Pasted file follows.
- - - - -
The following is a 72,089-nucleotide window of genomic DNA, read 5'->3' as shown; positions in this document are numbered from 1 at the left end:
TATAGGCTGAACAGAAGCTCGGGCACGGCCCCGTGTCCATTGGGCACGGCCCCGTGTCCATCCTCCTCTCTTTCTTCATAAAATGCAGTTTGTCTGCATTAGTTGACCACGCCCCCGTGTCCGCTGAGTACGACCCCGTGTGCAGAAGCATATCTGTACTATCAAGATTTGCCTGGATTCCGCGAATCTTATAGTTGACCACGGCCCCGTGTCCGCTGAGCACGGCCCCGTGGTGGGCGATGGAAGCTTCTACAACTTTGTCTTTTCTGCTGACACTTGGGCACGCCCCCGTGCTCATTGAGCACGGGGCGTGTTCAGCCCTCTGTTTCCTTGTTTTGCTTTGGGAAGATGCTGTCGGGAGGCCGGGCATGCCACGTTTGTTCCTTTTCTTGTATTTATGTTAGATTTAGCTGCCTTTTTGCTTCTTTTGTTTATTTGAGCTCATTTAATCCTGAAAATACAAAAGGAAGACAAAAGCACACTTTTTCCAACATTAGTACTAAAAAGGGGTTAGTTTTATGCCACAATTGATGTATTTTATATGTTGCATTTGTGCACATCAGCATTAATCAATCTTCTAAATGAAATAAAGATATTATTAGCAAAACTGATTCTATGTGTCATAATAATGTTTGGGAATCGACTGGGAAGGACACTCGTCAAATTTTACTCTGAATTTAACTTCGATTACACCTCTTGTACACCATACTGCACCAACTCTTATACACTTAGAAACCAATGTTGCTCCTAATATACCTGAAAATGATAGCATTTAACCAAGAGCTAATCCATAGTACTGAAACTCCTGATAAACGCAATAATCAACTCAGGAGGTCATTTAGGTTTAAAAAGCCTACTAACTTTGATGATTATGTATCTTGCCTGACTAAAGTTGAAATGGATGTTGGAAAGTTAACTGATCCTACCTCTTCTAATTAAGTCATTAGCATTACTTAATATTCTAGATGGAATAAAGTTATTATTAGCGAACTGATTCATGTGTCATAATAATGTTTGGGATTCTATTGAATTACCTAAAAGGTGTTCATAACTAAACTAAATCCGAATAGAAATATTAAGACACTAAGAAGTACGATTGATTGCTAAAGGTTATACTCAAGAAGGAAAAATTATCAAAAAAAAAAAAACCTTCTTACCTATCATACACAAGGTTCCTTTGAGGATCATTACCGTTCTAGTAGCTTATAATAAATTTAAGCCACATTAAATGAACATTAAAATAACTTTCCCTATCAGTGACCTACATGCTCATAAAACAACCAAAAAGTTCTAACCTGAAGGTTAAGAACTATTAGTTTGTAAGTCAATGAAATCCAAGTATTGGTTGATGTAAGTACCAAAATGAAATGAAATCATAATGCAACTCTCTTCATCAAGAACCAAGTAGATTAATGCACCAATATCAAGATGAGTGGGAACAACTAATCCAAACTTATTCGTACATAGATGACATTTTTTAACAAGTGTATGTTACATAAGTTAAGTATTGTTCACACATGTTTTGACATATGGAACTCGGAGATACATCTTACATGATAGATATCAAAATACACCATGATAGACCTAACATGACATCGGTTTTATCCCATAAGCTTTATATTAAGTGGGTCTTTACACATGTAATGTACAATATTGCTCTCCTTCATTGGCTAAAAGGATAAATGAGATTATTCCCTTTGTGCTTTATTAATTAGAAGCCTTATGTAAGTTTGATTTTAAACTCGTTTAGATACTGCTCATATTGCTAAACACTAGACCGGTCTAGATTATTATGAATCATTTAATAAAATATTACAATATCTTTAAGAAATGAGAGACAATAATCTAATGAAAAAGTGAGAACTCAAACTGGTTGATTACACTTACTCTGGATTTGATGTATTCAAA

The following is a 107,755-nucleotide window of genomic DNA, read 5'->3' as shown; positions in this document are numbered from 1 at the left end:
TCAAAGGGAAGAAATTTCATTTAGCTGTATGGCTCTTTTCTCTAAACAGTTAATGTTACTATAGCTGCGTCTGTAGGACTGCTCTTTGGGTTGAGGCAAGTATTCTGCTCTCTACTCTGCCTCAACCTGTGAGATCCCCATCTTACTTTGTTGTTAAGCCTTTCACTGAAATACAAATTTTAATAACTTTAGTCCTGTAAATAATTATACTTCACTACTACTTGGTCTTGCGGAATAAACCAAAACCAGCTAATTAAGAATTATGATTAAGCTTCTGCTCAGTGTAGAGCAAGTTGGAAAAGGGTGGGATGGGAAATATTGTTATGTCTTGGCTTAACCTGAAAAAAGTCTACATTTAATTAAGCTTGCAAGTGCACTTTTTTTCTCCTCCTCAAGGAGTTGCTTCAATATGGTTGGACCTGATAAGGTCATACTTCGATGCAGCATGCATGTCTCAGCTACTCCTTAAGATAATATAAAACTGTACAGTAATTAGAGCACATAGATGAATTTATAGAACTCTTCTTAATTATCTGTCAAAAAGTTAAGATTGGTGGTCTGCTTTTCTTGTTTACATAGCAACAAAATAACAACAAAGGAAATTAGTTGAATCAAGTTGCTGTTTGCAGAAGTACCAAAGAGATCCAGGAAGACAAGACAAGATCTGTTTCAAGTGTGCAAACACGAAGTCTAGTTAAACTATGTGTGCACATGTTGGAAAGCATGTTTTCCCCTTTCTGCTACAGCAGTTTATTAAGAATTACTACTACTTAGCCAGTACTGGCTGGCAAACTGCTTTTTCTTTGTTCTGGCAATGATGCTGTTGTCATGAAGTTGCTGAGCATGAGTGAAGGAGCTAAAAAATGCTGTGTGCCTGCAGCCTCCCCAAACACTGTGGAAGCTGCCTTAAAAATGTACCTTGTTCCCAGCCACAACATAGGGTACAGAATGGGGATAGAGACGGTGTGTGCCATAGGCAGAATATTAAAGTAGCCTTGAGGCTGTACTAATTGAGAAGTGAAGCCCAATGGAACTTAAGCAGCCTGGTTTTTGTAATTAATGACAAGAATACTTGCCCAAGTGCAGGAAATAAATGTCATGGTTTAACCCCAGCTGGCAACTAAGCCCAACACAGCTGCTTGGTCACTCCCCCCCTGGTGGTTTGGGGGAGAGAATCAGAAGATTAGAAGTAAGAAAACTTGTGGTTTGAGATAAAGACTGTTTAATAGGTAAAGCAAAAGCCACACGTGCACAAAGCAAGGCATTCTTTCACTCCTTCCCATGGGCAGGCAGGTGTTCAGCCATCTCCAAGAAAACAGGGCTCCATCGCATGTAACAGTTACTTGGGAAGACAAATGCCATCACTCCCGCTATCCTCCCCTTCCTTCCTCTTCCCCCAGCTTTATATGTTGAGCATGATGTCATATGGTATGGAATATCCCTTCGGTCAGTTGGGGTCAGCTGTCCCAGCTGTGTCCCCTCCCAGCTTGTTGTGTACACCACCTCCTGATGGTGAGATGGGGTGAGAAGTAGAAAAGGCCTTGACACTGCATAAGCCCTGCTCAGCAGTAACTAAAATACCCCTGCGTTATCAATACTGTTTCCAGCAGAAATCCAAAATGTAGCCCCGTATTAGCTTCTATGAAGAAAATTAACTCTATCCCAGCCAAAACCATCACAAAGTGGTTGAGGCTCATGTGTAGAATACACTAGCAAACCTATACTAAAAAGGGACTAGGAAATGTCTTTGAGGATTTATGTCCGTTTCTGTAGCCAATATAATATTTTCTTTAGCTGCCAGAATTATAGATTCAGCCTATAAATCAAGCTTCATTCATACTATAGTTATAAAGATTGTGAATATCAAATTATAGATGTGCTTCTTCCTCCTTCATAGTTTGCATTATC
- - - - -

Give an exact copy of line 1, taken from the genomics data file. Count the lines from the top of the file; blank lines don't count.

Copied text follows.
The following is a 72,089-nucleotide window of genomic DNA, read 5'->3' as shown; positions in this document are numbered from 1 at the left end: